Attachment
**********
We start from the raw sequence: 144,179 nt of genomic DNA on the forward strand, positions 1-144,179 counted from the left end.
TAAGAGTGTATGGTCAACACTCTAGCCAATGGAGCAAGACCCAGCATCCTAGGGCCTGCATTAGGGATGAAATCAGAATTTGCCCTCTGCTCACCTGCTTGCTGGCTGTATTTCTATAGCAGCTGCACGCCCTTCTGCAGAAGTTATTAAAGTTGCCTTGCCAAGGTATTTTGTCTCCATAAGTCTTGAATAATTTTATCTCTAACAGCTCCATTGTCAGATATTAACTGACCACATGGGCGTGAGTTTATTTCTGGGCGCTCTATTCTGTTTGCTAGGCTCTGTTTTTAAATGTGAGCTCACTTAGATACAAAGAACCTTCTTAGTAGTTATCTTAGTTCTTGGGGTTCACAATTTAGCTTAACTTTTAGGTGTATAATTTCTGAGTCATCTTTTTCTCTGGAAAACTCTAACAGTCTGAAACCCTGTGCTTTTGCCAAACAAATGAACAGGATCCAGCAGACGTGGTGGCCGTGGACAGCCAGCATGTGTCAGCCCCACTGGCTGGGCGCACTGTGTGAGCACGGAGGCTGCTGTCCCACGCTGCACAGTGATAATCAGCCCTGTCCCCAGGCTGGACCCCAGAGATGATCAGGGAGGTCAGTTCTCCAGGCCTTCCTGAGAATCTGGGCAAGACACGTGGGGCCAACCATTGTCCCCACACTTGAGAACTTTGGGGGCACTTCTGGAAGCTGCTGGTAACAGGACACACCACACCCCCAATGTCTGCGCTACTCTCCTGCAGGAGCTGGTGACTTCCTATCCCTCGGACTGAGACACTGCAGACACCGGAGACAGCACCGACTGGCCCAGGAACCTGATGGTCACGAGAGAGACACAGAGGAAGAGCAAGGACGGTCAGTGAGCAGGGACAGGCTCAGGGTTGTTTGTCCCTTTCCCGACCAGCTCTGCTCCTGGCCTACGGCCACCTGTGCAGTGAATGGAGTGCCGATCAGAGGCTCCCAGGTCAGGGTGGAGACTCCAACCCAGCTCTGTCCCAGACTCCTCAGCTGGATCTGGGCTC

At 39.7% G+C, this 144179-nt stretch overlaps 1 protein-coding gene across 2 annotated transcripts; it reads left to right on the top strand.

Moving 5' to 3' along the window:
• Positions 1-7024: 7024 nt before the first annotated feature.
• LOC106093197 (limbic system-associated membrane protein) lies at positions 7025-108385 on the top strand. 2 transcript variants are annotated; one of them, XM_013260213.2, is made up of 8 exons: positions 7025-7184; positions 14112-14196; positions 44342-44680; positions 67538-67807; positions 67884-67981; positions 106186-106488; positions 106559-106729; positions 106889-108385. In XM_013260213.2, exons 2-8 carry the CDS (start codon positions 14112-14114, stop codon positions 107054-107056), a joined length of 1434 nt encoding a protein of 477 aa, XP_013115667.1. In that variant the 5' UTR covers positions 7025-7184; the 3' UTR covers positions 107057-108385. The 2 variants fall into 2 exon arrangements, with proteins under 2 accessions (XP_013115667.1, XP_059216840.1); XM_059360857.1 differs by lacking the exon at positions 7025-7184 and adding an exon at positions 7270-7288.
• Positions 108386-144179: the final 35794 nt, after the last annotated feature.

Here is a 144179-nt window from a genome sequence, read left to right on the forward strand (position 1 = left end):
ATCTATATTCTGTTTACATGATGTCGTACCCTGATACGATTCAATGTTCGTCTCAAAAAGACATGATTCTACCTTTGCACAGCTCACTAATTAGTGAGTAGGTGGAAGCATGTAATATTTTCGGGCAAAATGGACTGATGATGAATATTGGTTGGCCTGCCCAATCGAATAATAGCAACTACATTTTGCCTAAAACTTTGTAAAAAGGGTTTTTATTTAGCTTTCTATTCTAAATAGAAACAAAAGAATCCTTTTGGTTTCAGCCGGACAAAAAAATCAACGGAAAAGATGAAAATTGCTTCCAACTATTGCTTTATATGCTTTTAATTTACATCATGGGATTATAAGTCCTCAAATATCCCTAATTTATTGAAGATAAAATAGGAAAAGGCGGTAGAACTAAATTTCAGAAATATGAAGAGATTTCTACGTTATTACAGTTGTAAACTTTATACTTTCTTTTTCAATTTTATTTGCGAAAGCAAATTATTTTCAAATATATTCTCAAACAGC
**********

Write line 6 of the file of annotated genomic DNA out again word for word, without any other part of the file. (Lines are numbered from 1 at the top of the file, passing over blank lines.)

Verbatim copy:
• LOC106093197 (limbic system-associated membrane protein) lies at positions 7025-108385 on the top strand. 2 transcript variants are annotated; one of them, XM_013260213.2, is made up of 8 exons: positions 7025-7184; positions 14112-14196; positions 44342-44680; positions 67538-67807; positions 67884-67981; positions 106186-106488; positions 106559-106729; positions 106889-108385. In XM_013260213.2, exons 2-8 carry the CDS (start codon positions 14112-14114, stop codon positions 107054-107056), a joined length of 1434 nt encoding a protein of 477 aa, XP_013115667.1. In that variant the 5' UTR covers positions 7025-7184; the 3' UTR covers positions 107057-108385. The 2 variants fall into 2 exon arrangements, with proteins under 2 accessions (XP_013115667.1, XP_059216840.1); XM_059360857.1 differs by lacking the exon at positions 7025-7184 and adding an exon at positions 7270-7288.